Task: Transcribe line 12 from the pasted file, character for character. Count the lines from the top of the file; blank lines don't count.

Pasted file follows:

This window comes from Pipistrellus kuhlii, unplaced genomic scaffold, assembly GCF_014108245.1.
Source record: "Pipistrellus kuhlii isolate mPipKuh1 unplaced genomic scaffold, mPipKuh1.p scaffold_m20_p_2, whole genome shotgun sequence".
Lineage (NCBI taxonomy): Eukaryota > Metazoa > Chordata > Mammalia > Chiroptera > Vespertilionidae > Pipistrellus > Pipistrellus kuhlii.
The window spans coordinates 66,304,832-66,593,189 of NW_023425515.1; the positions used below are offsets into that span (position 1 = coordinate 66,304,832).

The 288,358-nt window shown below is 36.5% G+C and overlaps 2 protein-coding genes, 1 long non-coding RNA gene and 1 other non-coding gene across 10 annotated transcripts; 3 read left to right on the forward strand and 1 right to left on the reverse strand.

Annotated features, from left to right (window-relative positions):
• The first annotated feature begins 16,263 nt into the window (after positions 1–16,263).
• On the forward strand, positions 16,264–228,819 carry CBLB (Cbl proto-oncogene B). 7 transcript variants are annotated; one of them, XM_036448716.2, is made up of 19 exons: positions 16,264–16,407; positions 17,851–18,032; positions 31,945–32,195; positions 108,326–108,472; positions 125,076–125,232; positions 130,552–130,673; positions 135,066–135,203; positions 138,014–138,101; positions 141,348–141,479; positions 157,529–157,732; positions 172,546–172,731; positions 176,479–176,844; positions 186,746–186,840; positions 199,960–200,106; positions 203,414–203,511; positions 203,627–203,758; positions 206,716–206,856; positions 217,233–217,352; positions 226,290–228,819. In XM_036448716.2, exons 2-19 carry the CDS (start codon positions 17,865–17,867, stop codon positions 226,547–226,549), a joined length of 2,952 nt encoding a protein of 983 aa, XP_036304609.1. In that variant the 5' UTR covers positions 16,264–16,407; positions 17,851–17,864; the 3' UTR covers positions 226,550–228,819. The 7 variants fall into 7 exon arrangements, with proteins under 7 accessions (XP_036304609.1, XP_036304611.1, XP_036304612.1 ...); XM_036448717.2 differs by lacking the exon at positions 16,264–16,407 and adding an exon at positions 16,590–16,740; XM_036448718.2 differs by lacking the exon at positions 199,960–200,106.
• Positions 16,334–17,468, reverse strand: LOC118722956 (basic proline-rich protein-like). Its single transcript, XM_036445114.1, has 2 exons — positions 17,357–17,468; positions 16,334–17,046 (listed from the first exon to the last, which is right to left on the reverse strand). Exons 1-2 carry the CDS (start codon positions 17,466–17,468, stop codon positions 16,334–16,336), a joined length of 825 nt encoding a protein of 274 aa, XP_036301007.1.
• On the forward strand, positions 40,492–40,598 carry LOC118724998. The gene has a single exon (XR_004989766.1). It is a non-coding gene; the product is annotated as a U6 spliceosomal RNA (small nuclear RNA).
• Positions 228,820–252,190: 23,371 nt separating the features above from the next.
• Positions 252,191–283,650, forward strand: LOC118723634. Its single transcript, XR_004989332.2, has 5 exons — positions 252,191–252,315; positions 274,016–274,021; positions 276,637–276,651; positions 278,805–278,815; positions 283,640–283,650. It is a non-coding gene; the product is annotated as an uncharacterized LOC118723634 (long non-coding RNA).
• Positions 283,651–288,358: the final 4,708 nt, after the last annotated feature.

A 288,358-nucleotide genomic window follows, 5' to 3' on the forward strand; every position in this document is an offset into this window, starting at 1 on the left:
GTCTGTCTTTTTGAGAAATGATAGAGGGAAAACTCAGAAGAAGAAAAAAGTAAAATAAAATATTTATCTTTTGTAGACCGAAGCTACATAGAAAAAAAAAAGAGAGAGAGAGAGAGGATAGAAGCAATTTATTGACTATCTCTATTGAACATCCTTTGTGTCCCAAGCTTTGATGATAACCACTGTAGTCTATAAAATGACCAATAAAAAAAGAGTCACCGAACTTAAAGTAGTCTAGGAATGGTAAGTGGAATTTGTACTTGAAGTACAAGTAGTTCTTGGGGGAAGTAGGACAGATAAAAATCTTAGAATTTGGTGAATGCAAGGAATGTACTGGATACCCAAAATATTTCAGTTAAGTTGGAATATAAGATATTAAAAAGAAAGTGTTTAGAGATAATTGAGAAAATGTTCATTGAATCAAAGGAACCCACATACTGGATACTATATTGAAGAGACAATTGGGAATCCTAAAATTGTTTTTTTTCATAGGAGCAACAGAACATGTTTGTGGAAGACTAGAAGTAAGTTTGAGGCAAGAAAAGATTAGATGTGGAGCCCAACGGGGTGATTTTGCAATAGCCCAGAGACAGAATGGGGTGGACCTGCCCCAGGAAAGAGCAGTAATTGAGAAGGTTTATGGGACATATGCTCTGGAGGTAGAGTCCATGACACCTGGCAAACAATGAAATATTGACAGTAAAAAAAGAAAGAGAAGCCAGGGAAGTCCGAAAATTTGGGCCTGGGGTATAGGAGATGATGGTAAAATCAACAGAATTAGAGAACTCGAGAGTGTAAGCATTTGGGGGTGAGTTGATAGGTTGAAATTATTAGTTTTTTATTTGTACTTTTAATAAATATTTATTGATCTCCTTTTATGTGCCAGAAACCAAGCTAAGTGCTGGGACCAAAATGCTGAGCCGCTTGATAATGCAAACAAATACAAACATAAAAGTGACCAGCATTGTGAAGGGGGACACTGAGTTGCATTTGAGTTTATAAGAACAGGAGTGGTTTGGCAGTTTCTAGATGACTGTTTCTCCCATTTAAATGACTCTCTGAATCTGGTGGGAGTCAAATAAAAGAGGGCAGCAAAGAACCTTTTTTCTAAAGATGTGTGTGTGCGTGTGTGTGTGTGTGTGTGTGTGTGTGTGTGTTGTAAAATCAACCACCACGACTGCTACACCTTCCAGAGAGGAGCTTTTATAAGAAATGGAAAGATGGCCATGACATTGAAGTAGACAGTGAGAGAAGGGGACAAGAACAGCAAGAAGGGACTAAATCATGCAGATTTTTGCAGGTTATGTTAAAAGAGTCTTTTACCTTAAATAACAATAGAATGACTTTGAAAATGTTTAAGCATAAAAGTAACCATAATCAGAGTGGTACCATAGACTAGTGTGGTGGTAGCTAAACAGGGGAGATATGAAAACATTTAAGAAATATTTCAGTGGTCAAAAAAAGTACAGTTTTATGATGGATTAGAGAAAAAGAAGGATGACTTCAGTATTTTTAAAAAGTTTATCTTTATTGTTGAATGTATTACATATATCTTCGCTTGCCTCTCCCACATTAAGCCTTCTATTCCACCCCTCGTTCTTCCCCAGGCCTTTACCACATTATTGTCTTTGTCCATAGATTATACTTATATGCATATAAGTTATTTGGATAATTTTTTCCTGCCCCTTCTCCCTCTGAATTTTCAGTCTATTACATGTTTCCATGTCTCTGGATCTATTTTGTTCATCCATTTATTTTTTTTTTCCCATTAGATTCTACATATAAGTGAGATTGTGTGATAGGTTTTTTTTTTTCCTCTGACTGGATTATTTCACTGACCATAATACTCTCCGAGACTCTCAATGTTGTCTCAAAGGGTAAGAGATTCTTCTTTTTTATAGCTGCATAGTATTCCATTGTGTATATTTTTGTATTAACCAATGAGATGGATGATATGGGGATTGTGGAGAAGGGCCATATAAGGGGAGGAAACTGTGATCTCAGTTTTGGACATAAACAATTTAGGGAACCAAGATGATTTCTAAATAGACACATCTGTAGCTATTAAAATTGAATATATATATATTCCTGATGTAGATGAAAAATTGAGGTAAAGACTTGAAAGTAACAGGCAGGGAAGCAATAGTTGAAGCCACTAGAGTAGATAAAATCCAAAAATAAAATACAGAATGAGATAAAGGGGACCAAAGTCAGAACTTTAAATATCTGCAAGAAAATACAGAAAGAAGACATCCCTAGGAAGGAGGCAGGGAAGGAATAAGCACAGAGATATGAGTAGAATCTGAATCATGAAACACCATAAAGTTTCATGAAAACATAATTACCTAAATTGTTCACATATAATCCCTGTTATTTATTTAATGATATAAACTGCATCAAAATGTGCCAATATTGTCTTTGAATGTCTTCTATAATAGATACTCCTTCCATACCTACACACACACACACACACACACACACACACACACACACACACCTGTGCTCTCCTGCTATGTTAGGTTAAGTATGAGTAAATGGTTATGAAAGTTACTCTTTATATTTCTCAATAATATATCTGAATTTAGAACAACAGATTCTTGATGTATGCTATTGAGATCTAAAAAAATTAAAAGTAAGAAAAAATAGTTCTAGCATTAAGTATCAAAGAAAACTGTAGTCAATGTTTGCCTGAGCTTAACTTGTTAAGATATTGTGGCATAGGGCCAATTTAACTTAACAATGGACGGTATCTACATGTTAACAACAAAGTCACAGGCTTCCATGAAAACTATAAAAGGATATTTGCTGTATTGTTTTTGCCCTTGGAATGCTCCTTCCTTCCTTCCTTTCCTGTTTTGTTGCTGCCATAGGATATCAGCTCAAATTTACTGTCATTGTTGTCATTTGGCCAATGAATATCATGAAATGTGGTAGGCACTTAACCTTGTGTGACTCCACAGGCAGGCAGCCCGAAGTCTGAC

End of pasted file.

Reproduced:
• Positions 252,191–283,650, forward strand: LOC118723634. Its single transcript, XR_004989332.2, has 5 exons — positions 252,191–252,315; positions 274,016–274,021; positions 276,637–276,651; positions 278,805–278,815; positions 283,640–283,650. It is a non-coding gene; the product is annotated as an uncharacterized LOC118723634 (long non-coding RNA).